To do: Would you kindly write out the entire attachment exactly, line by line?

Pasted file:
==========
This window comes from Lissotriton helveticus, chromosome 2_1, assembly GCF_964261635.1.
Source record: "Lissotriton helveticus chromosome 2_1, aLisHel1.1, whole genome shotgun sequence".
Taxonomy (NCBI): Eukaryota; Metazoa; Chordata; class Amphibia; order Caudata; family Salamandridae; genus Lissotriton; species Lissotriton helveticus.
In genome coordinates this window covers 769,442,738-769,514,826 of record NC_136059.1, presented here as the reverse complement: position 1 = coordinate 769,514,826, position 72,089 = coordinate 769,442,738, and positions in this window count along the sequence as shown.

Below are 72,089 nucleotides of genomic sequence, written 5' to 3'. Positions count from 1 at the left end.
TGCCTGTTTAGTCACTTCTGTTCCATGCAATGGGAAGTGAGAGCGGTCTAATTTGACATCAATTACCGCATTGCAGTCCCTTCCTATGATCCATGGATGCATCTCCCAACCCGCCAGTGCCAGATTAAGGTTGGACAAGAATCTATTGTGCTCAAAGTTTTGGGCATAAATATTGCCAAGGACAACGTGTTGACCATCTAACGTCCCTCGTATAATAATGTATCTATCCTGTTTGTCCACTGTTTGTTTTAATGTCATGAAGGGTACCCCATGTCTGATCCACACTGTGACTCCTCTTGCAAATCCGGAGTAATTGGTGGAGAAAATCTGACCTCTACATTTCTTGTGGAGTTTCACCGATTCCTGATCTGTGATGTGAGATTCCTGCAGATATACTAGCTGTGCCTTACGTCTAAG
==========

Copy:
This window comes from Lissotriton helveticus, chromosome 2_1, assembly GCF_964261635.1.
Source record: "Lissotriton helveticus chromosome 2_1, aLisHel1.1, whole genome shotgun sequence".
Taxonomy (NCBI): Eukaryota; Metazoa; Chordata; class Amphibia; order Caudata; family Salamandridae; genus Lissotriton; species Lissotriton helveticus.
In genome coordinates this window covers 769,442,738-769,514,826 of record NC_136059.1, presented here as the reverse complement: position 1 = coordinate 769,514,826, position 72,089 = coordinate 769,442,738, and positions in this window count along the sequence as shown.

Below are 72,089 nucleotides of genomic sequence, written 5' to 3'. Positions count from 1 at the left end.
TGCCTGTTTAGTCACTTCTGTTCCATGCAATGGGAAGTGAGAGCGGTCTAATTTGACATCAATTACCGCATTGCAGTCCCTTCCTATGATCCATGGATGCATCTCCCAACCCGCCAGTGCCAGATTAAGGTTGGACAAGAATCTATTGTGCTCAAAGTTTTGGGCATAAATATTGCCAAGGACAACGTGTTGACCATCTAACGTCCCTCGTATAATAATGTATCTATCCTGTTTGTCCACTGTTTGTTTTAATGTCATGAAGGGTACCCCATGTCTGATCCACACTGTGACTCCTCTTGCAAATCCGGAGTAATTGGTGGAGAAAATCTGACCTCTACATTTCTTGTGGAGTTTCACCGATTCCTGATCTGTGATGTGAGATTCCTGCAGATATACTAGCTGTGCCTTACGTCTAAG